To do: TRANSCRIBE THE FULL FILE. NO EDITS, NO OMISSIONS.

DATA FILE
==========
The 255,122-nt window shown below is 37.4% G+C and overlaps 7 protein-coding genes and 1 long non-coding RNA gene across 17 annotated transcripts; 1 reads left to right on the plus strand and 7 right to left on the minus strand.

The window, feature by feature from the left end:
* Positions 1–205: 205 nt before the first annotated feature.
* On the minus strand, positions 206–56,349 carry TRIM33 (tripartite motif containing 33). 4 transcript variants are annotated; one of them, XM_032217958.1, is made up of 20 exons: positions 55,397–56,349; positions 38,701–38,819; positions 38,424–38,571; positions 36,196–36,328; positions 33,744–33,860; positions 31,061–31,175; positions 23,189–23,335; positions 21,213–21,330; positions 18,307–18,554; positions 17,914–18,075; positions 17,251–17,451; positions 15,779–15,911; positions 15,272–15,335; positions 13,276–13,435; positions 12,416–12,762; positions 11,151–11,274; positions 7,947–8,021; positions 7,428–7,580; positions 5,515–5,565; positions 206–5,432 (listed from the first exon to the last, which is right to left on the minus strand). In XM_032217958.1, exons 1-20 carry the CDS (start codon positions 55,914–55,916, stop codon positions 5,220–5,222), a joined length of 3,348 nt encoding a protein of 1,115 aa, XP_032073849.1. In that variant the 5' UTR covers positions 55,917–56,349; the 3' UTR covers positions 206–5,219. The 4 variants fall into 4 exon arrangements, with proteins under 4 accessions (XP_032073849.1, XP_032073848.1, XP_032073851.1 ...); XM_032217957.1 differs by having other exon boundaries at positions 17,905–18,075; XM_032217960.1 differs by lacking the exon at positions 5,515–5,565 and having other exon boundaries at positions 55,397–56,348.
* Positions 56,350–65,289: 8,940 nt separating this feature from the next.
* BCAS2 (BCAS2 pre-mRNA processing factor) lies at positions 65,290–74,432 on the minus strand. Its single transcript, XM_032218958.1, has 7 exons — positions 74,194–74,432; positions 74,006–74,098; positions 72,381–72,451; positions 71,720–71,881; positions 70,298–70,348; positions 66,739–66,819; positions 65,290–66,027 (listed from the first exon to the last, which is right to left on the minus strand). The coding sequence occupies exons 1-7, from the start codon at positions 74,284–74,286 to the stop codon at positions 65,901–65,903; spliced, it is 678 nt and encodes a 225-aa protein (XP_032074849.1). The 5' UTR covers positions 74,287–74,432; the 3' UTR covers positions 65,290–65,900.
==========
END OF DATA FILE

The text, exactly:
The 255,122-nt window shown below is 37.4% G+C and overlaps 7 protein-coding genes and 1 long non-coding RNA gene across 17 annotated transcripts; 1 reads left to right on the plus strand and 7 right to left on the minus strand.

The window, feature by feature from the left end:
* Positions 1–205: 205 nt before the first annotated feature.
* On the minus strand, positions 206–56,349 carry TRIM33 (tripartite motif containing 33). 4 transcript variants are annotated; one of them, XM_032217958.1, is made up of 20 exons: positions 55,397–56,349; positions 38,701–38,819; positions 38,424–38,571; positions 36,196–36,328; positions 33,744–33,860; positions 31,061–31,175; positions 23,189–23,335; positions 21,213–21,330; positions 18,307–18,554; positions 17,914–18,075; positions 17,251–17,451; positions 15,779–15,911; positions 15,272–15,335; positions 13,276–13,435; positions 12,416–12,762; positions 11,151–11,274; positions 7,947–8,021; positions 7,428–7,580; positions 5,515–5,565; positions 206–5,432 (listed from the first exon to the last, which is right to left on the minus strand). In XM_032217958.1, exons 1-20 carry the CDS (start codon positions 55,914–55,916, stop codon positions 5,220–5,222), a joined length of 3,348 nt encoding a protein of 1,115 aa, XP_032073849.1. In that variant the 5' UTR covers positions 55,917–56,349; the 3' UTR covers positions 206–5,219. The 4 variants fall into 4 exon arrangements, with proteins under 4 accessions (XP_032073849.1, XP_032073848.1, XP_032073851.1 ...); XM_032217957.1 differs by having other exon boundaries at positions 17,905–18,075; XM_032217960.1 differs by lacking the exon at positions 5,515–5,565 and having other exon boundaries at positions 55,397–56,348.
* Positions 56,350–65,289: 8,940 nt separating this feature from the next.
* BCAS2 (BCAS2 pre-mRNA processing factor) lies at positions 65,290–74,432 on the minus strand. Its single transcript, XM_032218958.1, has 7 exons — positions 74,194–74,432; positions 74,006–74,098; positions 72,381–72,451; positions 71,720–71,881; positions 70,298–70,348; positions 66,739–66,819; positions 65,290–66,027 (listed from the first exon to the last, which is right to left on the minus strand). The coding sequence occupies exons 1-7, from the start codon at positions 74,284–74,286 to the stop codon at positions 65,901–65,903; spliced, it is 678 nt and encodes a 225-aa protein (XP_032074849.1). The 5' UTR covers positions 74,287–74,432; the 3' UTR covers positions 65,290–65,900.